Wednesday, February 24, 2010

Time in Your Pocket

I recently inherited a pocket watch from my grandfather.  It has an ornate gold case and seems to keep fairly good time. Is it worth keeping, perhaps as the start of a collection.

ANSWER:  There was a time back in the Good Ole Days when grandpa kept his watch in his pocket. The wristwatch, as we know it today, didn’t come into common use until after World War I. Nearly every working man up to that time kept his watch in his pocket.

First known as portable clocks, pocket watches were large and cumbersome. The typical 17th-century timepiece was four inches wide and nearly three inches thick. Since they were a bit too big and because people didn’t have pockets, most owners wore them around their necks on chains.

By the 18th century, men’s waistcoats and vests had pockets. In the meantime Peter Henlein and other watchmakers had discovered spring technology and soon began to miniaturize personal timepieces. Because the watches didn’t have any cover to protect the crystal, watchmakers fashioned small slip cases from silver or gold to protect their watches.

Today, pocket watches are one of the most collectible items. Not only do they look great, but they take up little room and hold their value, making them a great long-term investment. While pocket watches made before 1865 are available, their cost can be prohibitive to the beginning collector. Those made in the late 19th and early 20th centuries come in a wide variety of styles and prices. Some collectors specialize in collecting only railroad pocket watches. From the beginning of railroading in the United States, keeping accurate time has been a requirement for efficient operation.

A number of reference guides provide a way to look up a pocket watch manufacturer’s serial number.  Some collectors have even turned to the Internet to find information on their watches. To find the serial number on a pocket watch, very carefully remove the back of the watch and look for the number on the movement inside.

For more information on pocket watches go to Bowers Watch & Clock Repair and The Antique Pocket Watch

Monday, February 15, 2010

What to Do With Old Cameras

QUESTION: I just purchased a good digital camera, and I love it. Besides my 35mm camera, I have several other older cameras. What can I do with them? Are they collectable?

ANSWER: Now that digital photography has become firmly a part of people’s lives, what should everyone do with their old cameras? Even though photography has been around for well over a century, it’s taken a long time for photographic gear–cameras in particular–to become part of the collectible scene.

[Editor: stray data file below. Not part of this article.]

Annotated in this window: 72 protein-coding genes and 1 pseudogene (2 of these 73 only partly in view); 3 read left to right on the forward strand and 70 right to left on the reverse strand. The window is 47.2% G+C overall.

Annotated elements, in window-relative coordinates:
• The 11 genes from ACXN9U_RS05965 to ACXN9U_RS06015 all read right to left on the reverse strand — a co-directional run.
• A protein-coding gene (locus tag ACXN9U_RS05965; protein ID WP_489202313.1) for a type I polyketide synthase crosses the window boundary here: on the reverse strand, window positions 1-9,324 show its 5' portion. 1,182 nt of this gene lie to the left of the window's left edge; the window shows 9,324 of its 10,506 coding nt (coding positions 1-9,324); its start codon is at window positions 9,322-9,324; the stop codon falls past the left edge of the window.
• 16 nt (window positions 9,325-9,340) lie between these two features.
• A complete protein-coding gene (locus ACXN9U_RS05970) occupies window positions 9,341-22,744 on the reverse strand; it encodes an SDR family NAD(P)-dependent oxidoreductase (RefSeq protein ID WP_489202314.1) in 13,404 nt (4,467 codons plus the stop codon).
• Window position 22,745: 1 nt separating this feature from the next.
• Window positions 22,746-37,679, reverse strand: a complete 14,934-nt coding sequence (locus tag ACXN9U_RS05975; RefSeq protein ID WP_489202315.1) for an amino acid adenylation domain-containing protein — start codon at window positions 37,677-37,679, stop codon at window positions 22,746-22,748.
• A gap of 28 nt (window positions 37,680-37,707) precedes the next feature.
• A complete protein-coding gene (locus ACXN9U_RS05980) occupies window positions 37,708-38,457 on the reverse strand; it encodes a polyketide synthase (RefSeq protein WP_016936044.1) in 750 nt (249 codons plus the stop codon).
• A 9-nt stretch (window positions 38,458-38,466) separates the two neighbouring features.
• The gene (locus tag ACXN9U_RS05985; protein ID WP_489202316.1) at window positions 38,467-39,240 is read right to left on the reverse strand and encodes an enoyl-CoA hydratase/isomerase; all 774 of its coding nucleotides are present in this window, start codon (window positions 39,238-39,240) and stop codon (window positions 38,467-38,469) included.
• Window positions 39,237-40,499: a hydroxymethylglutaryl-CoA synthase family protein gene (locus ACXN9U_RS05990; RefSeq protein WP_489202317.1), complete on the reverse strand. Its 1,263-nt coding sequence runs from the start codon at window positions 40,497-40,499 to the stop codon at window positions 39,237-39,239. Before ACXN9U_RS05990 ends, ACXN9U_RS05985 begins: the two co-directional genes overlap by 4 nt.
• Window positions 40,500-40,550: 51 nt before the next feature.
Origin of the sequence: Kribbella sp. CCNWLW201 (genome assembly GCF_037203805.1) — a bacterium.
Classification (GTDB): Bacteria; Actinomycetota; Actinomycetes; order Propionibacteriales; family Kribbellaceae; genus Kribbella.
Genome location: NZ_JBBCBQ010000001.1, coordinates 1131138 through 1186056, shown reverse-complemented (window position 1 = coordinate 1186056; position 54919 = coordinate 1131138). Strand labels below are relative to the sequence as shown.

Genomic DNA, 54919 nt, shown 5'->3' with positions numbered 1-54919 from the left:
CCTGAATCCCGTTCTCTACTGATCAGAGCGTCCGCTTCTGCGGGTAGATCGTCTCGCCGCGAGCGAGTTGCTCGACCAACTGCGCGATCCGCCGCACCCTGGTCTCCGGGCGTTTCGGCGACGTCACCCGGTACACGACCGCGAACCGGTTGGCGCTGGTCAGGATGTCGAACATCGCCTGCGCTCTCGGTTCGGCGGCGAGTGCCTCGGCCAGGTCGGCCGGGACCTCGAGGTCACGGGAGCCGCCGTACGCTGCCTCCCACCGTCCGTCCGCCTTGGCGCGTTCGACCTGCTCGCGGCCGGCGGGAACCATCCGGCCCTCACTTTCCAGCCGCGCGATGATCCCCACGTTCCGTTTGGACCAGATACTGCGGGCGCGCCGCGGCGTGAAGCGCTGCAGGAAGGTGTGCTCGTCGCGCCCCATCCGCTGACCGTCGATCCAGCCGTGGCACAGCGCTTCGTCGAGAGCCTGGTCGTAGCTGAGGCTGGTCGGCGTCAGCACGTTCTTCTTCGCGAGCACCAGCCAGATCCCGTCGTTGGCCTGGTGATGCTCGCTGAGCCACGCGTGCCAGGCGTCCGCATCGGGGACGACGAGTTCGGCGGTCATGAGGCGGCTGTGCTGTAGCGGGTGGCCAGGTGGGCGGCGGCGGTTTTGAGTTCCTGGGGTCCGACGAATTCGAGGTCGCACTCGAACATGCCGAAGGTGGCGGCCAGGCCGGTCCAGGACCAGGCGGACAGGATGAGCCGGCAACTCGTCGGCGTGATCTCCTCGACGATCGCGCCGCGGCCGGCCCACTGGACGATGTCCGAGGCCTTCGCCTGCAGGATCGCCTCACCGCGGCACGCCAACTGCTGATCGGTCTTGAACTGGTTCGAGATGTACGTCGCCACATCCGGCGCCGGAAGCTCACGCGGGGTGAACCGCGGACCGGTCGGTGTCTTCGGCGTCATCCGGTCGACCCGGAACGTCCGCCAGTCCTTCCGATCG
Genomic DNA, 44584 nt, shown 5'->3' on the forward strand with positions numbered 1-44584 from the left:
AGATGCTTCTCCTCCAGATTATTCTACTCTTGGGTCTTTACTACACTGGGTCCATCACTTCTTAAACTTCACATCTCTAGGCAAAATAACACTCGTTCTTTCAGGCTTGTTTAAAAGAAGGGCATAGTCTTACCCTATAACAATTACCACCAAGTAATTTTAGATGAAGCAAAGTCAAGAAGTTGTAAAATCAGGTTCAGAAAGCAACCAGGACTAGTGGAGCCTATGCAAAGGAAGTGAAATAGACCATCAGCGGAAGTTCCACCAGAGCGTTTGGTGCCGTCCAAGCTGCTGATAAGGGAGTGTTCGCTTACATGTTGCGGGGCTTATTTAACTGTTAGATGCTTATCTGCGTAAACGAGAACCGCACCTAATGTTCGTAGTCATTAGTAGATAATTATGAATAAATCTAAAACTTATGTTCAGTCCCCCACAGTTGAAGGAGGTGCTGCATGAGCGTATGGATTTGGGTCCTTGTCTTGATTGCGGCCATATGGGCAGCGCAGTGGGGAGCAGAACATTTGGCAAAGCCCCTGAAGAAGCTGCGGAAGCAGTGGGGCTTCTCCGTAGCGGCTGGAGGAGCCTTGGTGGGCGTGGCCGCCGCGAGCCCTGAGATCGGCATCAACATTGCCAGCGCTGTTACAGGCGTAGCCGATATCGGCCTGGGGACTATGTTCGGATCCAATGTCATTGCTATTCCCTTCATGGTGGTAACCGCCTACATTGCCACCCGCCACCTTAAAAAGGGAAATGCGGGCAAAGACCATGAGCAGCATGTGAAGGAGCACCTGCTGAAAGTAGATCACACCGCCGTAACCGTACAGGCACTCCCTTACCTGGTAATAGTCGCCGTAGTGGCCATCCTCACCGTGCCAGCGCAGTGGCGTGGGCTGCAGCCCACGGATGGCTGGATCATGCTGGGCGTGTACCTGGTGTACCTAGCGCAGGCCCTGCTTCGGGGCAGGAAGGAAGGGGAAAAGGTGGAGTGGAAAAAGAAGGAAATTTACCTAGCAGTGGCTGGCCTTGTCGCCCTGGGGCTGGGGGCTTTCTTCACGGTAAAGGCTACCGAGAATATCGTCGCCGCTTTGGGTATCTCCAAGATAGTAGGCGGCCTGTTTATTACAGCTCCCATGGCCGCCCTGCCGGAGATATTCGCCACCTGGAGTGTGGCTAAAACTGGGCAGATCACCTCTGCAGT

Last summer, as I was browsing a local church flea market, I saw an entire table full of cameras of every type and description. Most were 35mm castoffs, but a few were older. With the ease of taking photos with a digital camera, let alone not having to buy film, it’s no wonder the dealer had so many cameras and lenses on hand. But are these recent castoffs worth anything in the collectible market? That’s the big question.

Unfortunately, in the world of photographic memorabilia, recent 35mm cameras aren’t worth much unless they’re classic cameras or rare or unique models. Sure, in perhaps 20 years or so, their value will climb, but for right now their only value remains as used cameras.

So what types of cameras can you collect without breaking the bank? There are lots of modern cameras that have long ago outlasted their usefulness that can create an interesting camera collection. You can pick up a decent 100-year-old Kodak box camera for about $25 to $35 at flea markets. Folding cameras go for a bit more. There are also lots of other cameras, like Kodak’s Brownie that you can buy to start a modest collection.

The biggest problem with collecting cameras, however, is where to put them. Ideally, you should display them in a glass-doored cabinet to keep them from getting dusty. If you can’t display them, buy one of those large plastic storage bins at your local discount store and wrap each camera in bubble wrap. Be sure to put some drying agent in the bin to keep moisture from building up.

For more information on collecting cameras, read Collectors Snap Up Old Cameras.

Tuesday, February 9, 2010

The Often Confusing World of Antiques

QUESTION: Every time I go into an antique mall or visit a show, I become overwhelmed by all the items.  How can I make sense of it all?

ANSWER: If you’re like this person, perhaps you’re mind and senses have gone into antiques overload. So many items–furniture, ceramics, pictures, jewelry, old Coca-Cola signs and things that look like the cat dragged them in. So where’s the good stuff?

It all seems so confusing. And the prices for some products seem ridiculous , especially if you’re a beginning collector. But don’t despair. There’s a method to all that antique madness. Believe it or not, there are some main categories.